One of the lovable kinks in the Only Connect format is the bit where Victoria Coren Mitchell welcomes the two teams and recites some trivial claim to fame for each contestant. But even by the usual standards (which are splendidly low), tonight’s introduction of the Escapologists’ captain Lydia as someone “who once came third in a competition requiring her to guess the weight of a nun on a bicycle” is pretty thin.
The Escapologists’ opponents are the Eco-warriors, who lower expectations by revealing that they had applied for the show five times and auditioned three times before being accepted. So they must be a bit underpowered, then? Not a bit of it: “That is amazing quizzing!” coos Coren Mitchell as they nail another three-pointer in the early rounds.
Meanwhile, we learn what a minyan is and the true requirements of a baker’s dozen…
So, you make a drama about a forensic psychologist. But of course he must have a quirk, something that marks him out of the ordinary. Let’s give him extreme OCD (like Monk, remember him?) and possibly a place on the autistic spectrum. Then he can help the hopelessly incompetent police to investigate a series of rapes.
This oddity is Belgian and has a strangely jarring tone – it’s self-consciously jaunty, and has a soundtrack packed with moody torch songs and jazzy ballads and a central character, Professor Jasper Teerlinck, who has dreamy flashbacks and sits on his roof to think.
The central story in the first episode involves a balaclava-clad rapist who’s attacking young women in a university hall of residence. The investigation is nominally led by the scruffy, greasy-haired Inspector Annelies Donckers (Ella Leyers). But she can’t manage without the Prof.
The remaining four celebrities – we won’t spoil your enjoyment by revealing who they are – have a lot of challenges to get through if they’re to progress. Their knowledge and skills range from “pretty good to pretty ropey”, so John Torode has every reason to be nervous about the mass catering test.
As time starts to run out, the tension in the kitchen rises like steam. “Don’t you worry about the burritos,” reassures one celeb airily, while her team-mate grimaces to the camera, “Yes, but we’ve still got to do the fish and our rice and our dessert!”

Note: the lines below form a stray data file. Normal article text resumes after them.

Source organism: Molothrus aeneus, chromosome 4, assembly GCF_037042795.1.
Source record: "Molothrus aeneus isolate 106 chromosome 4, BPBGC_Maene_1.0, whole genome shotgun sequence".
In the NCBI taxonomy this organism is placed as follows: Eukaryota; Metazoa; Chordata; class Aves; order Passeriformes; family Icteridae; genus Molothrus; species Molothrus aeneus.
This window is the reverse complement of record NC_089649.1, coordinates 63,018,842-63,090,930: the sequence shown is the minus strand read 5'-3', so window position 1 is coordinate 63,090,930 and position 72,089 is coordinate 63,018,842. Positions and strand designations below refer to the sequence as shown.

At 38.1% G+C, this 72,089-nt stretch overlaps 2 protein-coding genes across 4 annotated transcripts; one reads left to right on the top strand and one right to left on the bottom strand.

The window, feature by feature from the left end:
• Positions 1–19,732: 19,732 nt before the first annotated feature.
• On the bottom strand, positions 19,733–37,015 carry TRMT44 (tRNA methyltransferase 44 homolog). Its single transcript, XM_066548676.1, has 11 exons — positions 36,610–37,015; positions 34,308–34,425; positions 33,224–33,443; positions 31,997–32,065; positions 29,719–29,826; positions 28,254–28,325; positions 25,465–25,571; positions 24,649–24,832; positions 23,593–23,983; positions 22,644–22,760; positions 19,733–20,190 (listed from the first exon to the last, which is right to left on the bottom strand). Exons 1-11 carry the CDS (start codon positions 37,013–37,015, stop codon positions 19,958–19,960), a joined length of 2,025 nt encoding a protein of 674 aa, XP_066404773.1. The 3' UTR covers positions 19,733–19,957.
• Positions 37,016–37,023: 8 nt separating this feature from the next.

However, it’s when they have to cook for former winners (Emma Kennedy, Ade Edmondson and Phil Vickery – all good value) that some talent starts to shine through. “A work of genius” is how they describe one dish.
It’s not the place to start if you’re unfamiliar with Netflix’s Marvel shows – the solo outings of Jessica Jones and Daredevil are still best – but this long-awaited team-up of those two heroes with Luke Cage and Iron Fist has enough fan-pleasing moments to reward aficionado’s patience.
9pm, Sony Channel
This hilarious tale of criminal incompetence and transatlantic eccentricity is easily John Cleese’s finest achievement since Fawlty Towers. He excels as the uptight London barrister who becomes the dupe of scheming American thief Jamie Lee Curtis and her doltishly macho lover, Kevin Kline. But Cleese must share the credit for the film’s international success with Charles Crichton, who, as the director of The Lavender Hill Mob, was the perfect choice for this sparkling blend of Ealing and Monty Python. Every piece of verbal or physical humour is a model of timing and restraint, whether it’s Cleese’s Russian-spouting striptease or the Oscar-winning Kline’s merciless persecution of stuttering sidekick Michael Palin. This sparkling comedy also has an underlying darkness that recalls the work of Preston Sturges and Billy Wilder. And praise doesn’t come much higher than that.